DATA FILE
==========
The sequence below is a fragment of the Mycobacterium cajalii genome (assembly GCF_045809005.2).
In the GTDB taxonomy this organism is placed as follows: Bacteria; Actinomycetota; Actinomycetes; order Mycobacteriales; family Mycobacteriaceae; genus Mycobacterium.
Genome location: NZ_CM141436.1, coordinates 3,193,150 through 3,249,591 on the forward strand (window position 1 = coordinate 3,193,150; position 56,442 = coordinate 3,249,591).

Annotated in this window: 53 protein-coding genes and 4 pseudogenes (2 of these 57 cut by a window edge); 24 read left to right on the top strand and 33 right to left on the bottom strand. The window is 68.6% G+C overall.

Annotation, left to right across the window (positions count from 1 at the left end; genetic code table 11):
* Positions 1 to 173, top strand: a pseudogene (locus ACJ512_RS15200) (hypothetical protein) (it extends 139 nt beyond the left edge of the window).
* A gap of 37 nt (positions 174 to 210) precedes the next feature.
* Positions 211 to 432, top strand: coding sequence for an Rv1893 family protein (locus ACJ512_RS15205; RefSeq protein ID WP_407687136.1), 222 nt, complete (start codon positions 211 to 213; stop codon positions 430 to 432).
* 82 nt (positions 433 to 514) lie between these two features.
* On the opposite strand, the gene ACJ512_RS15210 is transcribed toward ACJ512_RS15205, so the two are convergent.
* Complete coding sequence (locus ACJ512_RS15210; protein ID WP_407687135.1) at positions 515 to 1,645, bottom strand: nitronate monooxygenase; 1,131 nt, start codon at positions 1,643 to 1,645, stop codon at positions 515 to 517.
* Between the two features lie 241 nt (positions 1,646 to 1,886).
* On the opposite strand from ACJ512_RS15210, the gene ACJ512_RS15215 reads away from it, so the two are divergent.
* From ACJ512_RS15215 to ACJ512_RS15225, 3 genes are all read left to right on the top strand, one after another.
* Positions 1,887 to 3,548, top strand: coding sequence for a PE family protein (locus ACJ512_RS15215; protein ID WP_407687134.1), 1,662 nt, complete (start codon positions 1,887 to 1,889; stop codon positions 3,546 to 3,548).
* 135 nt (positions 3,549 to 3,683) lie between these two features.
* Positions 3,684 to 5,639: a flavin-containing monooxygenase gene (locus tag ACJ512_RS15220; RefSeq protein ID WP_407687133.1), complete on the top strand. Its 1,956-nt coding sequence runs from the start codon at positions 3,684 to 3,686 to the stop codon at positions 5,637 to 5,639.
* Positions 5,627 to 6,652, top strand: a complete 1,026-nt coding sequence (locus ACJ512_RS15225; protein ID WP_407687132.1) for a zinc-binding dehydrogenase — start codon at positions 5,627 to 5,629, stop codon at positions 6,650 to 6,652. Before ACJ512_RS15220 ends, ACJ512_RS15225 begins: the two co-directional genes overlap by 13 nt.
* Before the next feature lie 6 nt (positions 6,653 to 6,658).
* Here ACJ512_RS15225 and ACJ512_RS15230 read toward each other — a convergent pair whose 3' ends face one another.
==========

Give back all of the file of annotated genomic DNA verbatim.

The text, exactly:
The sequence below is a fragment of the Mycobacterium cajalii genome (assembly GCF_045809005.2).
In the GTDB taxonomy this organism is placed as follows: Bacteria; Actinomycetota; Actinomycetes; order Mycobacteriales; family Mycobacteriaceae; genus Mycobacterium.
Genome location: NZ_CM141436.1, coordinates 3,193,150 through 3,249,591 on the forward strand (window position 1 = coordinate 3,193,150; position 56,442 = coordinate 3,249,591).

Annotated in this window: 53 protein-coding genes and 4 pseudogenes (2 of these 57 cut by a window edge); 24 read left to right on the top strand and 33 right to left on the bottom strand. The window is 68.6% G+C overall.

Annotation, left to right across the window (positions count from 1 at the left end; genetic code table 11):
* Positions 1 to 173, top strand: a pseudogene (locus ACJ512_RS15200) (hypothetical protein) (it extends 139 nt beyond the left edge of the window).
* A gap of 37 nt (positions 174 to 210) precedes the next feature.
* Positions 211 to 432, top strand: coding sequence for an Rv1893 family protein (locus ACJ512_RS15205; RefSeq protein ID WP_407687136.1), 222 nt, complete (start codon positions 211 to 213; stop codon positions 430 to 432).
* 82 nt (positions 433 to 514) lie between these two features.
* On the opposite strand, the gene ACJ512_RS15210 is transcribed toward ACJ512_RS15205, so the two are convergent.
* Complete coding sequence (locus ACJ512_RS15210; protein ID WP_407687135.1) at positions 515 to 1,645, bottom strand: nitronate monooxygenase; 1,131 nt, start codon at positions 1,643 to 1,645, stop codon at positions 515 to 517.
* Between the two features lie 241 nt (positions 1,646 to 1,886).
* On the opposite strand from ACJ512_RS15210, the gene ACJ512_RS15215 reads away from it, so the two are divergent.
* From ACJ512_RS15215 to ACJ512_RS15225, 3 genes are all read left to right on the top strand, one after another.
* Positions 1,887 to 3,548, top strand: coding sequence for a PE family protein (locus ACJ512_RS15215; protein ID WP_407687134.1), 1,662 nt, complete (start codon positions 1,887 to 1,889; stop codon positions 3,546 to 3,548).
* 135 nt (positions 3,549 to 3,683) lie between these two features.
* Positions 3,684 to 5,639: a flavin-containing monooxygenase gene (locus tag ACJ512_RS15220; RefSeq protein ID WP_407687133.1), complete on the top strand. Its 1,956-nt coding sequence runs from the start codon at positions 3,684 to 3,686 to the stop codon at positions 5,637 to 5,639.
* Positions 5,627 to 6,652, top strand: a complete 1,026-nt coding sequence (locus ACJ512_RS15225; protein ID WP_407687132.1) for a zinc-binding dehydrogenase — start codon at positions 5,627 to 5,629, stop codon at positions 6,650 to 6,652. Before ACJ512_RS15220 ends, ACJ512_RS15225 begins: the two co-directional genes overlap by 13 nt.
* Before the next feature lie 6 nt (positions 6,653 to 6,658).
* Here ACJ512_RS15225 and ACJ512_RS15230 read toward each other — a convergent pair whose 3' ends face one another.